Thursday, June 14th. Mark 11:12-19

On the following day, when they came from Bethany, he was hungry. Seeing in the distance a fig tree in leaf, he went to see whether perhaps he would find anything on it. When he came to it, he found nothing but leaves, for it was not the season for figs. He said to it, “May no one ever eat fruit from you again.” And his disciples heard it.

 

Then they came to Jerusalem. And he entered the temple and began to drive out those who were selling and those who were buying in the temple, and he overturned the tables of the money changers and the seats of those who sold doves; and he would not allow anyone to carry anything through the temple. He was teaching and saying, “Is it not written,‘My house shall be called a house of prayer for all the nations’? But you have made it a den of robbers.”

 

And when the chief priests and the scribes heard it, they kept looking for a way to kill him; for they were afraid of him, because the whole crowd was spellbound by his teaching. And when evening came, Jesus and his disciples went out of the city.  Mark 11:12-19

 

I remember a woman who had been consumed her whole life by these verses about the fig tree.  She had heard them as a child and they rooted themselves, not in a good or helpful way, in her memory.  Worse, they rooted themselves in her identity.

 

She was the barren fig tree.  She was the one cursed by Jesus for her failure to bear fruit in her life.  She was a wife.  A mother.  A teacher.  She was a faithful volunteer.  But still she could never get away from that deep-rooted sense of worthlessness that she had carried her entire life.

 

I’m a pastor, not a psychologist.  As clear as it was to me that there were much more complex things going on inside of her, she came to me to talk only about the fig tree verses.  She felt cursed.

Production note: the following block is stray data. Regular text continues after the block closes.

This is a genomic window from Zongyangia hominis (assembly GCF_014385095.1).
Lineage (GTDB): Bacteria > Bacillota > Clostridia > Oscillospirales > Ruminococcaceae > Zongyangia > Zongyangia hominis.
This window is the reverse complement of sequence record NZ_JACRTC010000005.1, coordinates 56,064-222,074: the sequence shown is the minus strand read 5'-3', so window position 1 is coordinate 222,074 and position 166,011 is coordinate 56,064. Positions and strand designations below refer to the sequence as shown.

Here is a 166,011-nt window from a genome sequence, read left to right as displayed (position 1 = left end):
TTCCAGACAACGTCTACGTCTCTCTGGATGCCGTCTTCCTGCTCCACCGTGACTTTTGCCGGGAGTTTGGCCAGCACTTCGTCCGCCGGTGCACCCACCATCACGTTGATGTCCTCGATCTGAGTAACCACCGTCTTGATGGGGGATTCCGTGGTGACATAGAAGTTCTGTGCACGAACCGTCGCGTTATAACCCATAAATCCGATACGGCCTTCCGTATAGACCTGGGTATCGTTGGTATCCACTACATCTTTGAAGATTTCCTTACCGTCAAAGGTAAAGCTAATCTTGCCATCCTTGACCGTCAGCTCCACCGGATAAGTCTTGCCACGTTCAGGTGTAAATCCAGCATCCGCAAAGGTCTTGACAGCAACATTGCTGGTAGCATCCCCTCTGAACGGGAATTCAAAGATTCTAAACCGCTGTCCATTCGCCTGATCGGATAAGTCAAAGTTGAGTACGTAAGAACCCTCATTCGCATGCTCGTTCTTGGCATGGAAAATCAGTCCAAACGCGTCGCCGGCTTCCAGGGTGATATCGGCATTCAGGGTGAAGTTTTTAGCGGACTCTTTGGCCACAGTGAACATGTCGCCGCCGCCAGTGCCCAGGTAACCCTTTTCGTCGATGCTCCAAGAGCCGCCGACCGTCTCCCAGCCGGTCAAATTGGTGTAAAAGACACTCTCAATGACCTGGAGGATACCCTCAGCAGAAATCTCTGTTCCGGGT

In a not so weird way, I feel equally convicted by Jesus raising a ruckus in the temple.  I still feel convicted by the idea I read earlier this year – that Jesus began a faith movement in Israel, that became an institution in Rome, a culture in Europe, and big business in the United States.  I know that we need money every week in the church.  And we always need, or at least have places for, more money than we receive.  We’re raising money for projects outside of the church every month; at times, every week.

 

Now I know that Mark didn’t include the fig tree story for the purpose of binding the soul of a woman two thousand years in the future.  And I trust that Jesus understands that our gathering and using money in the church is a far cry from the purchasing of God’s favor that was going on in the temple.

 

Yet I also can appreciate how these words and actions of Jesus – who wasn’t fooling around and meant everything he said and did – created a spellbound crowd and a fearful power structure.  They still do.

 

Not to bind us but to free us.

 

Let us pray:  Dear Lord, forgive us for making the faith about us, for turning your love into a “thing” to be bought and sold and earned and lost.  Forgive us for doing life on our own terms, under our own power, rather than relying on you.  Forgive us for acting like the church is a family business rather than a port in the storm, a hospital for sinners, and a light on a hill.  Bring comfort and healing to those tormented by long ago heard yet misunderstood Bible verses.  In Jesus’ name.  Amen.

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